I predict you will like N or M quite a lot; I always have. While there are occasional clunkers, I ascribe those to the passage of quite a lot of time since the book was written, and do not blame Dame Christie much for them. This is my favorite of the Tommy and Tuppence novels, with a rather happy ending, all things considered. I look forward to reading your opinion!

    • Helen says:

      I’ve been reading Christie’s other books as I come across them and not in any particular order, but knowing that Tommy and Tuppence age over the course of the series I thought it would be a good idea to start from the beginning. 🙂

  2. www.rosesintherainmemoir.wordpress.com says:

    Oh, I miss Tommy and Tuppence. What a pair! Years ago, PBS ran a series of “Mystery Theatre” featuring these two up to shenanigans as they pursued their “partnership in crime” (the name of one of the novels, I recall). Of course, the film series was sort of a period drama with cars and clothes from the 1920s-1930s.

  3. Lark says:

    I really enjoyed The Secret Adversary, but haven’t read any of Christie’s other Tommy and Tuppence mysteries. One of my reading goals next year should be to read more Agatha Christie. There’s certainly a lot of books by her that I haven’t read yet to choose from. 😀

    • Helen says:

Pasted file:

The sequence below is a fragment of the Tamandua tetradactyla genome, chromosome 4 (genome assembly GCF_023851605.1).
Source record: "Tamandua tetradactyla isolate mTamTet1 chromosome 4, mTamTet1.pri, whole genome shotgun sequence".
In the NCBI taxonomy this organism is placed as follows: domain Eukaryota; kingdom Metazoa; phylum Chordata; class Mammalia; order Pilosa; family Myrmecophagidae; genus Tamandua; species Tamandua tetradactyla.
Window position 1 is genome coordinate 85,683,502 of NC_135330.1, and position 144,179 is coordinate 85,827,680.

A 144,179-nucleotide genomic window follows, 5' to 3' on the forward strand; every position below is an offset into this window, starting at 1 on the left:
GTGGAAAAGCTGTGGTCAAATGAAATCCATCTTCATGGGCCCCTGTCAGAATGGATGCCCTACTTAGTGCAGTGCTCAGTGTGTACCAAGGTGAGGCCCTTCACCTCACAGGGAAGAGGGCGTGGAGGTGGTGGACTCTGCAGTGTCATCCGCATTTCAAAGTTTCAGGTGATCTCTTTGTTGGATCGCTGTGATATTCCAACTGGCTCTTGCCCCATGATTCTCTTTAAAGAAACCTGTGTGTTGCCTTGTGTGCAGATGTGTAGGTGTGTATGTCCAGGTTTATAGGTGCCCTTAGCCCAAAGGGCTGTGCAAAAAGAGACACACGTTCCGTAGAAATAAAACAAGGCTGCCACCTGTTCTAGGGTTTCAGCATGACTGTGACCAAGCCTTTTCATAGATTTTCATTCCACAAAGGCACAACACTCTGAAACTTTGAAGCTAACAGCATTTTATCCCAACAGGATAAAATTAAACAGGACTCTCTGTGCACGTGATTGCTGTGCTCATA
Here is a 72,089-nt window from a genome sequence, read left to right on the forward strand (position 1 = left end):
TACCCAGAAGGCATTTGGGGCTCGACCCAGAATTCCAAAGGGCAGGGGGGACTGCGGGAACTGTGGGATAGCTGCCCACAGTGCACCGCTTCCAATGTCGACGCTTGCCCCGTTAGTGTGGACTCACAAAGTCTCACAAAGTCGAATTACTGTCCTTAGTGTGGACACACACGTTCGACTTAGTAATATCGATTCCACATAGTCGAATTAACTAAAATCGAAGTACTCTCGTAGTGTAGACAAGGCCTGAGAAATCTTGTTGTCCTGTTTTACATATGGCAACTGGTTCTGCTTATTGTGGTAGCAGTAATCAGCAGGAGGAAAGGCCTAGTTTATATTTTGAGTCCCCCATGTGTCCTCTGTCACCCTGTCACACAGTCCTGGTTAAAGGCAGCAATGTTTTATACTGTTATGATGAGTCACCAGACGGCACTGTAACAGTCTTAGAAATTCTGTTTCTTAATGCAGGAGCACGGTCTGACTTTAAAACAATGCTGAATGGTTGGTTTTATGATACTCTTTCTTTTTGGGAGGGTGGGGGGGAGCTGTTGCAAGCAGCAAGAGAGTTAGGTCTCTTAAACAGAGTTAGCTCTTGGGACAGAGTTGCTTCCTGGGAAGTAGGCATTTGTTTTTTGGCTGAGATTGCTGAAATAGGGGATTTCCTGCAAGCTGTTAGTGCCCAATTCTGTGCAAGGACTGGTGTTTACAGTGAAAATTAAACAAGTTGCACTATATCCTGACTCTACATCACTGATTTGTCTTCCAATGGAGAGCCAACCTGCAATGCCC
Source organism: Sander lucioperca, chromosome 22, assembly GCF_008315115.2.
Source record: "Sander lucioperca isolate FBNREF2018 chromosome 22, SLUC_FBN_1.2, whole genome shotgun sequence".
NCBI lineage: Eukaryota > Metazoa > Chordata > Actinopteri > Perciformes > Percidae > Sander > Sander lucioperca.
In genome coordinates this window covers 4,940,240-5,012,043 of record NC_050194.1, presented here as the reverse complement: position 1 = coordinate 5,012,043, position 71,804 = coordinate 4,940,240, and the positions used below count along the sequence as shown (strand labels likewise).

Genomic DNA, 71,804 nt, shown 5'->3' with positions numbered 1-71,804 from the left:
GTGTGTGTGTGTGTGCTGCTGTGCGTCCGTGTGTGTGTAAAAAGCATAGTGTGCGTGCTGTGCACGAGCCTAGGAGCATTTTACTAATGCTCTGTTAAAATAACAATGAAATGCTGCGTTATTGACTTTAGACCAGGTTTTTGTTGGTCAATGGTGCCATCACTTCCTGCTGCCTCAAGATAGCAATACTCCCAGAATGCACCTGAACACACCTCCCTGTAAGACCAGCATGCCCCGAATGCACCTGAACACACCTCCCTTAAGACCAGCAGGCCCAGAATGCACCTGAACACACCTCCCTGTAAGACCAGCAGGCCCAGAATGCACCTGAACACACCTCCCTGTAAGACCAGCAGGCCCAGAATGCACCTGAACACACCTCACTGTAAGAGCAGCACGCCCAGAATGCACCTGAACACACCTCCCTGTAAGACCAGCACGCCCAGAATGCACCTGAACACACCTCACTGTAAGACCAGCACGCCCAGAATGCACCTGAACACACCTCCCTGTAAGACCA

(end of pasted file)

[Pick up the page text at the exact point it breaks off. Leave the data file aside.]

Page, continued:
I still have a lot of her books to read for the first time too. She wrote so many of them! If you enjoyed The Secret Adversary, I think you will enjoy catching up with Tommy and Tuppence again in this book. 🙂

  4. Alyson Woodhouse says:

    I love Agatha Christie, but for some reason, I never quite clicked with the T& T books. It is years since I read them, so I might give them another go sometime. I hope you enjoy the Five Little Pigs if you get round to it, as it is one of my favorite Poirot mysteries.

    • Helen says:

      The Tommy and Tuppence books never sounded very appealing to me, but now that I’ve given them a try I’m really enjoying them. I’m glad you like Five Little Pigs – I will definitely be reading it, if not this month then as soon as I can get round to it.

  5. Jo says:

    I have yet to read this one, might be a good choice if they are short stories to dip in and out of.

    Five Little Pigs is very cleverly constructed and one of my favourite Christies. Though I did have to go back to my list and check I had read it and not got confused with the TV version!

    • Helen says:

      The stories are loosely connected but perfect for dipping in and out of. I’m sure you’ll enjoy it. You’re the second person here to say that Five Little Pigs is one of your favourites, so I’ll definitely try to read that one soon!

  6. FictionFan says:

    My Tommy & Tuppence (the cats) will be pleased to hear you’re enjoying their namesakes’ adventures! I love the early T&T books – they’re so much fun. The later ones are good too, but a little darker and written perhaps when Christie had passed her peak. But the relationship between the two of them is as enjoyable as ever.

    • Helen says:

      The relationship between Tommy and Tuppence has been the highlight of the two books I’ve read so far, so I’m pleased to hear it’s just as enjoyable in the later ones!